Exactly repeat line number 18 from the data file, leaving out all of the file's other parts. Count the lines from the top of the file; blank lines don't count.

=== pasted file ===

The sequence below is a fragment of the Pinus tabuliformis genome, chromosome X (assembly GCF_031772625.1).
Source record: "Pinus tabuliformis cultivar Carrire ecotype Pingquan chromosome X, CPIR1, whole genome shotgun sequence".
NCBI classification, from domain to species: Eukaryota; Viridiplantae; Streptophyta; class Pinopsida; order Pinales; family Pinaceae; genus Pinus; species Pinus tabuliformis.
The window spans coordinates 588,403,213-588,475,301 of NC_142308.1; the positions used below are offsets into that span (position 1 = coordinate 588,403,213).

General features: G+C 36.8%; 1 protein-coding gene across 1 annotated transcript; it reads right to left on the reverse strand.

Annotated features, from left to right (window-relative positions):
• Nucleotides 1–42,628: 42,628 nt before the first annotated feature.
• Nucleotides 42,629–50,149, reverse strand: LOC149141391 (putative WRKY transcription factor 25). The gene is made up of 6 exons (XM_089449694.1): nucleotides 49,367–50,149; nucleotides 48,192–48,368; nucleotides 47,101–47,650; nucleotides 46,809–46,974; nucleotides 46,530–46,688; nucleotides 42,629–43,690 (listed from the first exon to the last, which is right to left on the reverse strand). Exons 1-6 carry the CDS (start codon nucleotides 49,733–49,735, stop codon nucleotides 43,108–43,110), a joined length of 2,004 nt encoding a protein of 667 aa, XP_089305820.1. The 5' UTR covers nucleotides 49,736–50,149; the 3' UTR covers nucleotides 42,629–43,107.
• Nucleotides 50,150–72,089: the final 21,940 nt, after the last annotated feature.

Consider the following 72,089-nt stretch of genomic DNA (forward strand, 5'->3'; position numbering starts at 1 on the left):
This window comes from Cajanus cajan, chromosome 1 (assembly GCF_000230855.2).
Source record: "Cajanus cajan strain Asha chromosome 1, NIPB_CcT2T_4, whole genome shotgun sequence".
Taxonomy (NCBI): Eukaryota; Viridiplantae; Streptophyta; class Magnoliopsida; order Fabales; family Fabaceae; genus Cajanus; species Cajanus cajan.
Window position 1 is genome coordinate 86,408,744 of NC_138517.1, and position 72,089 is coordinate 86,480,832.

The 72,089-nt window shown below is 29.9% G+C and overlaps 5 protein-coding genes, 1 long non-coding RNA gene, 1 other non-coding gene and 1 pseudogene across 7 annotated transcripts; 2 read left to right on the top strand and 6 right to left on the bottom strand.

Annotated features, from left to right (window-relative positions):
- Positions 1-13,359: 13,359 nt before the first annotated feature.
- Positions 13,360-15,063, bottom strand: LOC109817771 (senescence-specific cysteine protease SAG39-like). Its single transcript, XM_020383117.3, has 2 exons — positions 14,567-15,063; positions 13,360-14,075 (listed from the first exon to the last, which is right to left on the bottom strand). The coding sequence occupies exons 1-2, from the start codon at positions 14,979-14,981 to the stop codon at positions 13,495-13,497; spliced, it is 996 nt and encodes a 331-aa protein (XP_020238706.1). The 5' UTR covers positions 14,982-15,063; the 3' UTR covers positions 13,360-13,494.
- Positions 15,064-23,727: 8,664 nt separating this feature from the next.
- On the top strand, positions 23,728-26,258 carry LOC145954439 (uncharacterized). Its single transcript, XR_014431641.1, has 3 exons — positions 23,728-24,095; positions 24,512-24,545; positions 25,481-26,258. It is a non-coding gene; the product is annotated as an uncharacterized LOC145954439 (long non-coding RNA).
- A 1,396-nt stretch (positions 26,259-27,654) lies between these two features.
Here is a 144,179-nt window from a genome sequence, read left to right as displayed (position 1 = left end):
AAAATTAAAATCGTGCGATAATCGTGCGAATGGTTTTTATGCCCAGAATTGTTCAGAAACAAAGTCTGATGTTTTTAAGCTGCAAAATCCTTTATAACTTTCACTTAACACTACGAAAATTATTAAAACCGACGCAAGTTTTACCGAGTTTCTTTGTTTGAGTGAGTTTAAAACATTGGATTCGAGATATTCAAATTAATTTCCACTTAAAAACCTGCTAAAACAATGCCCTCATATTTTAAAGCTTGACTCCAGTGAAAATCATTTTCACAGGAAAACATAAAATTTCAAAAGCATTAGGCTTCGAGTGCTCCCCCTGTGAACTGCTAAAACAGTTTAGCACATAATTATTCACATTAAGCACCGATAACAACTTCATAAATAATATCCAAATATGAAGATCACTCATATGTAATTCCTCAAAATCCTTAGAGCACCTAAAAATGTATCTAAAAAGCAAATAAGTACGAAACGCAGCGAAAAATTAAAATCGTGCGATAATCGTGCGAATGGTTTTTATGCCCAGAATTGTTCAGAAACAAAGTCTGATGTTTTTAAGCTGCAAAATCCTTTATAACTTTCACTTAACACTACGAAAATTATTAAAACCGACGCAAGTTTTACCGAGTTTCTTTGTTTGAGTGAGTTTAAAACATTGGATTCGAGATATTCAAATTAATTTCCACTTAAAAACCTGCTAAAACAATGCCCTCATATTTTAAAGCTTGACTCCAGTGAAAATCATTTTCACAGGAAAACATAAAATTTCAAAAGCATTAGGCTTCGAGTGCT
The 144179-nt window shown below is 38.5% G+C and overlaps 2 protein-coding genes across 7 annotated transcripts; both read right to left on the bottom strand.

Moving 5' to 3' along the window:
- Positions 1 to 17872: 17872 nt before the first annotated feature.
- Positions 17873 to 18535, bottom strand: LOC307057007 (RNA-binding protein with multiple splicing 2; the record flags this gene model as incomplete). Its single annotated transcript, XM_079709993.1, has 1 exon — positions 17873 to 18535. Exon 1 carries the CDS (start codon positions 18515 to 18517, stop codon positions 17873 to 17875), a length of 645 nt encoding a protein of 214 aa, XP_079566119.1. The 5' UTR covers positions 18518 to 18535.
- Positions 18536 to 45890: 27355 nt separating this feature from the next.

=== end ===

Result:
- Positions 13,360-15,063, bottom strand: LOC109817771 (senescence-specific cysteine protease SAG39-like). Its single transcript, XM_020383117.3, has 2 exons — positions 14,567-15,063; positions 13,360-14,075 (listed from the first exon to the last, which is right to left on the bottom strand). The coding sequence occupies exons 1-2, from the start codon at positions 14,979-14,981 to the stop codon at positions 13,495-13,497; spliced, it is 996 nt and encodes a 331-aa protein (XP_020238706.1). The 5' UTR covers positions 14,982-15,063; the 3' UTR covers positions 13,360-13,494.